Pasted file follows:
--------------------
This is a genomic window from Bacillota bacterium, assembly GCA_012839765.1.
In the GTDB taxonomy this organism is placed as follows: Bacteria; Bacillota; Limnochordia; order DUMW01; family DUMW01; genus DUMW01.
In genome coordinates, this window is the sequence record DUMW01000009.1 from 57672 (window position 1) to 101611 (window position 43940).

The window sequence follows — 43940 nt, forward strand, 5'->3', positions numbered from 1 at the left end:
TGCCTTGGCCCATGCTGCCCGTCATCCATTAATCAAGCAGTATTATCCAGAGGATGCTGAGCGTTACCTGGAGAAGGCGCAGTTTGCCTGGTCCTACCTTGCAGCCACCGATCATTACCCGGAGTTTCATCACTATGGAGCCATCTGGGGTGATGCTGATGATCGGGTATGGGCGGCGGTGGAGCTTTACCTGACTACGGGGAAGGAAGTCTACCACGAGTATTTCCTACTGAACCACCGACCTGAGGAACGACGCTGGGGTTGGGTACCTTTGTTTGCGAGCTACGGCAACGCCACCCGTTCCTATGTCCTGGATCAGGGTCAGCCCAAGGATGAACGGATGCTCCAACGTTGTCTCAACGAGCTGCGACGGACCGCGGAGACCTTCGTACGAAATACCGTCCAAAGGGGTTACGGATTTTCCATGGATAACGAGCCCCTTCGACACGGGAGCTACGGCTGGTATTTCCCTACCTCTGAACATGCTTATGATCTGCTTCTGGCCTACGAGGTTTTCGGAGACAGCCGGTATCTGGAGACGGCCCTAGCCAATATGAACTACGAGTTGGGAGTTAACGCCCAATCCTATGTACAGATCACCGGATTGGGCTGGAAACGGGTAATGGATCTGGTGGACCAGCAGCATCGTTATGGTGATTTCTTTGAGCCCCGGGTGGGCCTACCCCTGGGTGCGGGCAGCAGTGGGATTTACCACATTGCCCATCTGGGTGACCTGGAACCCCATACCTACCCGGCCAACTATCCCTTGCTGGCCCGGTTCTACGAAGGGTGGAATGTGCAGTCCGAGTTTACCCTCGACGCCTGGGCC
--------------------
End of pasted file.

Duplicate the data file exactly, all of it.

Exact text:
This is a genomic window from Bacillota bacterium, assembly GCA_012839765.1.
In the GTDB taxonomy this organism is placed as follows: Bacteria; Bacillota; Limnochordia; order DUMW01; family DUMW01; genus DUMW01.
In genome coordinates, this window is the sequence record DUMW01000009.1 from 57672 (window position 1) to 101611 (window position 43940).

The window sequence follows — 43940 nt, forward strand, 5'->3', positions numbered from 1 at the left end:
TGCCTTGGCCCATGCTGCCCGTCATCCATTAATCAAGCAGTATTATCCAGAGGATGCTGAGCGTTACCTGGAGAAGGCGCAGTTTGCCTGGTCCTACCTTGCAGCCACCGATCATTACCCGGAGTTTCATCACTATGGAGCCATCTGGGGTGATGCTGATGATCGGGTATGGGCGGCGGTGGAGCTTTACCTGACTACGGGGAAGGAAGTCTACCACGAGTATTTCCTACTGAACCACCGACCTGAGGAACGACGCTGGGGTTGGGTACCTTTGTTTGCGAGCTACGGCAACGCCACCCGTTCCTATGTCCTGGATCAGGGTCAGCCCAAGGATGAACGGATGCTCCAACGTTGTCTCAACGAGCTGCGACGGACCGCGGAGACCTTCGTACGAAATACCGTCCAAAGGGGTTACGGATTTTCCATGGATAACGAGCCCCTTCGACACGGGAGCTACGGCTGGTATTTCCCTACCTCTGAACATGCTTATGATCTGCTTCTGGCCTACGAGGTTTTCGGAGACAGCCGGTATCTGGAGACGGCCCTAGCCAATATGAACTACGAGTTGGGAGTTAACGCCCAATCCTATGTACAGATCACCGGATTGGGCTGGAAACGGGTAATGGATCTGGTGGACCAGCAGCATCGTTATGGTGATTTCTTTGAGCCCCGGGTGGGCCTACCCCTGGGTGCGGGCAGCAGTGGGATTTACCACATTGCCCATCTGGGTGACCTGGAACCCCATACCTACCCGGCCAACTATCCCTTGCTGGCCCGGTTCTACGAAGGGTGGAATGTGCAGTCCGAGTTTACCCTCGACGCCTGGGCC